The desire to curb bilingual education is as strong in the metro area as it is in California, pollster Floyd Ciruli said Wednesday.
In January, Ciruli’s office asked registered voters in metro area counties what they thought about bilingual education.
A resounding 67 percent said they would support limiting bilingual education to two years and require intense instruction in English during that time, Ciruli said.
Bilingual education “is an issue in the state of Colorado. If it was on the ballot, it would probably pass,” he said.
Tuesday, California voters passed a proposition, 61 percent to 39 percent, that eliminates a wide range of bilingual programs in favor of a mandatory one-year English immersion program followed by English-only schooling.
A coalition of educators, civil rights groups and immigrant advocates immediately sought a temporary injunction Wednesday in U.S. District Court. The class-action lawsuit was filed on behalf of the 1.4 million California children who rely on bilingual education.
Meantime in Denver, about 70 mostly Hispanic activists, parents and children rallied at the capitol Wednesday to denounce California’ s proposition and a similar proposal before the U.S. House.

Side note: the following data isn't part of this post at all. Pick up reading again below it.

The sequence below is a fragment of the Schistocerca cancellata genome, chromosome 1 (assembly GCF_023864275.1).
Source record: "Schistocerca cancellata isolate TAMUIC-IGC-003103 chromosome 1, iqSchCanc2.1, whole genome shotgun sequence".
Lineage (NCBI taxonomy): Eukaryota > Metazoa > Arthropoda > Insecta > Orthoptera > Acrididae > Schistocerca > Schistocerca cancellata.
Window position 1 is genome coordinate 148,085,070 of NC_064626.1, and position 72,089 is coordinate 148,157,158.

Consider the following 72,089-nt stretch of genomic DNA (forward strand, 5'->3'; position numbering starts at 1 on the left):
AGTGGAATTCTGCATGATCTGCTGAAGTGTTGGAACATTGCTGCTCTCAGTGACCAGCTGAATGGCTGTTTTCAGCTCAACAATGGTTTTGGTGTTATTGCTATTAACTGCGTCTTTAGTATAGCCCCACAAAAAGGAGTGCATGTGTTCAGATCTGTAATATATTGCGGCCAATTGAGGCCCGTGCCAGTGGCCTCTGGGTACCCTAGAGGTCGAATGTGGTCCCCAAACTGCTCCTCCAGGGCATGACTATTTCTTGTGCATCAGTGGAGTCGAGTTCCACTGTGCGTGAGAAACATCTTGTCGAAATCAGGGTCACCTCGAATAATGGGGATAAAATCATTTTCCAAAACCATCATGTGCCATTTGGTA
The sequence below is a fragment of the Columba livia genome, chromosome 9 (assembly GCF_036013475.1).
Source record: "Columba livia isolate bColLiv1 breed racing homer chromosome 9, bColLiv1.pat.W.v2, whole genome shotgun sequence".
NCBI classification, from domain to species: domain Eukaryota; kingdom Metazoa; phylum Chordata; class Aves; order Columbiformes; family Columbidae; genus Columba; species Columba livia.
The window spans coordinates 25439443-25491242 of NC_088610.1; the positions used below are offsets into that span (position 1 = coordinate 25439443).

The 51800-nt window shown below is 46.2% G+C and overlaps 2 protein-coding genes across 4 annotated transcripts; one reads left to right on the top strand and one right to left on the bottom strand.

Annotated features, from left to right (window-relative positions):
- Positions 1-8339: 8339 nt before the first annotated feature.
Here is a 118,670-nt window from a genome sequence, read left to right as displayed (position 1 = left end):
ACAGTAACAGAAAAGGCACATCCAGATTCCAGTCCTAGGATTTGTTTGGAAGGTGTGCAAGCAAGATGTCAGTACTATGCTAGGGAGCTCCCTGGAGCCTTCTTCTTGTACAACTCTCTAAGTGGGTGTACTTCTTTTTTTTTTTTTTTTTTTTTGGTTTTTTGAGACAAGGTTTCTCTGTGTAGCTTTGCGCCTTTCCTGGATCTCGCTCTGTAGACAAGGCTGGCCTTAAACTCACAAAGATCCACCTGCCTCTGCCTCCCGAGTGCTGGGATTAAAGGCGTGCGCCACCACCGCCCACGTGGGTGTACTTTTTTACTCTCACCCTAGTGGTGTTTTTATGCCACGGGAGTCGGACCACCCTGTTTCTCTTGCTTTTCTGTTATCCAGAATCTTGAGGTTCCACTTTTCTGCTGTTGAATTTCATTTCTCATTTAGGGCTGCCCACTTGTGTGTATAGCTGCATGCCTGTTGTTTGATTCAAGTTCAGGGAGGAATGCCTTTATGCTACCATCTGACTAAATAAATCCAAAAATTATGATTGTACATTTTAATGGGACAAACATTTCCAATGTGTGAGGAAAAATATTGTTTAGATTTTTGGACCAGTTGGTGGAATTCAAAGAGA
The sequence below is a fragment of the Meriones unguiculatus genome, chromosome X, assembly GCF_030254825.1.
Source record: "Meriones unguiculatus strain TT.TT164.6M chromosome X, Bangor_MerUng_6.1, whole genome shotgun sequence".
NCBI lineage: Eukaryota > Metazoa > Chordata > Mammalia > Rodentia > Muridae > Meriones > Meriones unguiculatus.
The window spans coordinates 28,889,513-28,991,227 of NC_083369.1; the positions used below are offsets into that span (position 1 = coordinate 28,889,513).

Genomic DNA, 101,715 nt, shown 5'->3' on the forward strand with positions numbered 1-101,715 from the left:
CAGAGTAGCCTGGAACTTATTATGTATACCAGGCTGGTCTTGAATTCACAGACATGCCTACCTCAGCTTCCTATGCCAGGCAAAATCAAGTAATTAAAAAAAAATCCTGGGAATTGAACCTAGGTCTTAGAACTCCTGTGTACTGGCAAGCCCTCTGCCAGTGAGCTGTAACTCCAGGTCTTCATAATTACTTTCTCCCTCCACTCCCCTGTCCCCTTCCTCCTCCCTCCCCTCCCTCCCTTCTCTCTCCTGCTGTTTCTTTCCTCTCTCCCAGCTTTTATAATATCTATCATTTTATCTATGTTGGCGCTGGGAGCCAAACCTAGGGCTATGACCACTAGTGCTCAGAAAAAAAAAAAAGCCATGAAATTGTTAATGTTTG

“Our children deserve no less than anybody else,” said speaker D.J. Ida, director of child and adolescent services for the Asian Pacific Development Center. “What you do is start with the children’ s strengths. We blame bilingual education programs when we don’t even give them the proper resources.”
Nevertheless, the issue has divided the Hispanic community nationwide.
In polls before Tuesday’s vote, many Hispanics said they intended to support the issue. In Ciruli’s January survey, more than half the Hispanics surveyed said they, too, would support limits.
California’s vote could affect Colorado, people on both sides of the issue said Wednesday.
“There are people in Colorado who like to copy-cat California’ s bad laws,” said Kathy Escamilla, associate professor of languages at the University of Colorado at Denver. “There’s overwhelming research that one-year (immersion classes) isn’t enough.”
“The California voters made a wise decision,” said Dave Kopel, a researcher at the conservative Independence Institute in Golden.
In Denver the debate has been brewing over how to best teach foreign- language speaking students while they learn English.
Denver students now stay in bilingual classes an average of five years. The district is in negotiations with federal officials to reduce that time to three years, DPS spokesman Mark Stevens said.